BLS: Unemployment Higher Among Native Born Than Immigrants

June 15, 2012 - 3:24 PM

oil, jobs, unemployment

(AP Photo)

(CNSNews.com) – The unemployment rate for foreign-born workers in the United States is lower than the unemployment rate for native-born workers, according to the Bureau of Labor Statistics (BLS).

The BLS’s non-seasonally adjusted data show that unemployment among foreign born workers in May 2012 was 7.4 percent, while for native-born workers it was 8.0.

See Unemployment Rate Among Foreign Born.xls

See  Unemployment Rate Among Native Born.xls

The data further show that while the working-age immigrant population in the United States has increased since Barack Obama became president in January 2009, immigrant participation in the labor force has declined.

The BLS derives its unemployment statistics from what it calls the civilian non-institutional population. This includes all people 16 years or older who are not on active duty in the military, or in a prison, a nursing home or a mental hospital.

According to BLS, in January 2009, there were 35,007,000 million foreign-born people in the civilian non-institutional population of the United States. By May 2012, that number was 37,504,000, an increase of about 2.5 million.

However, during the same time period the percentage of immigrants participating in the labor force declined. In January 2009, 67.2 percent of immigrants in the civilian non-institutional population were in the labor force. By May 2012, that had dropped to 66.3 percent.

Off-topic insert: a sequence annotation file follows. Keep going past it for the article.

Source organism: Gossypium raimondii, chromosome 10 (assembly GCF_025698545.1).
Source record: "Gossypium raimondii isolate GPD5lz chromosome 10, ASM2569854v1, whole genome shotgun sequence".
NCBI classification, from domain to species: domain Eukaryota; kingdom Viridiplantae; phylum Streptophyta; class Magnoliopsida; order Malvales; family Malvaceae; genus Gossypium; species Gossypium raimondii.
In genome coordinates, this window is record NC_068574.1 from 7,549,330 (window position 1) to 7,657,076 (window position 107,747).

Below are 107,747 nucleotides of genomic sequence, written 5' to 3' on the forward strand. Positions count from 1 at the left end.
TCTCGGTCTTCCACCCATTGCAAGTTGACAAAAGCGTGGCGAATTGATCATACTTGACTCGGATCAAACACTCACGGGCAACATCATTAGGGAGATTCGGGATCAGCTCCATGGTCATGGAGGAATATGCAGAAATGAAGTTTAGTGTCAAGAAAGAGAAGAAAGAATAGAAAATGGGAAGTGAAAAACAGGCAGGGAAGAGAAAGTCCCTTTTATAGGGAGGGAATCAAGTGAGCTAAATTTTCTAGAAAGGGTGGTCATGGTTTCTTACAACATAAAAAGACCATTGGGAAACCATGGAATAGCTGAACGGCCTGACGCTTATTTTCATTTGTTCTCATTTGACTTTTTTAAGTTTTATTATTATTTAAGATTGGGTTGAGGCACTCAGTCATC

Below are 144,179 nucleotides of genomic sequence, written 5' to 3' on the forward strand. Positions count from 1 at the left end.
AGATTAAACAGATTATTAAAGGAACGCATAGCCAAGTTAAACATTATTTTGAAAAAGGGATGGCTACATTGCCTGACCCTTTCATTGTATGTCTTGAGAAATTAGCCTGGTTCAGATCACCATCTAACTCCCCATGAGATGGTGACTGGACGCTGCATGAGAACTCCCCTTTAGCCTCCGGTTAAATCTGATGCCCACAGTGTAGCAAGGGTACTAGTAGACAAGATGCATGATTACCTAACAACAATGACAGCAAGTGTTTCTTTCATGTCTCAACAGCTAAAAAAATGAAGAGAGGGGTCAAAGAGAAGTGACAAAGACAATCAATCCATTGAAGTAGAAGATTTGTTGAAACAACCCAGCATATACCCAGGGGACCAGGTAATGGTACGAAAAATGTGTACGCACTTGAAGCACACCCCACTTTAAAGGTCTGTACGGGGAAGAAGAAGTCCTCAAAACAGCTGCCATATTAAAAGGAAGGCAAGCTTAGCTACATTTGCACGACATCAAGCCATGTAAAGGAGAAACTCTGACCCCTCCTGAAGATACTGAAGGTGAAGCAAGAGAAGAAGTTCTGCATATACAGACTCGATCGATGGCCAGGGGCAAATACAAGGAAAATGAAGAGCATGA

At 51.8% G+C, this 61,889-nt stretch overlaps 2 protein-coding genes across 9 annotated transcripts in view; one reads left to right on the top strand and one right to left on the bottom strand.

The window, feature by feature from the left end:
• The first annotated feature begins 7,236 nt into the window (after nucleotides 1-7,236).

People are considered in the labor force if they are part of the civilian non-institutional population and they either currently have a job or have actively sought a job in the last four weeks. If they do not have a job, and have not sought one in four weeks, they are not considered part of the labor force.

Today, there are about 12,625,000 foreign-born people in the civilian non-institutional population who are not in the labor force. Back in January 2009, there were about 11,466,000. That means there are approximately an additional 1,159,000 immigrants in the United States today who are not working, or trying to find work, than there were three and a half years ago, when President Obama was inaugurated.

BLS economists told CNSNews.com that BLS's data on the foreign born population does not distinguish between people who are in the United States legally and people who are here illegally.

The BLS does not produce "seasonally adjusted" statistics for foreign born workers. While the "seasonally adjusted" national unemployment rate in May 2012 was 8.2 percent, the non-seasonally adjusted unemployment rate was 7.9 percent.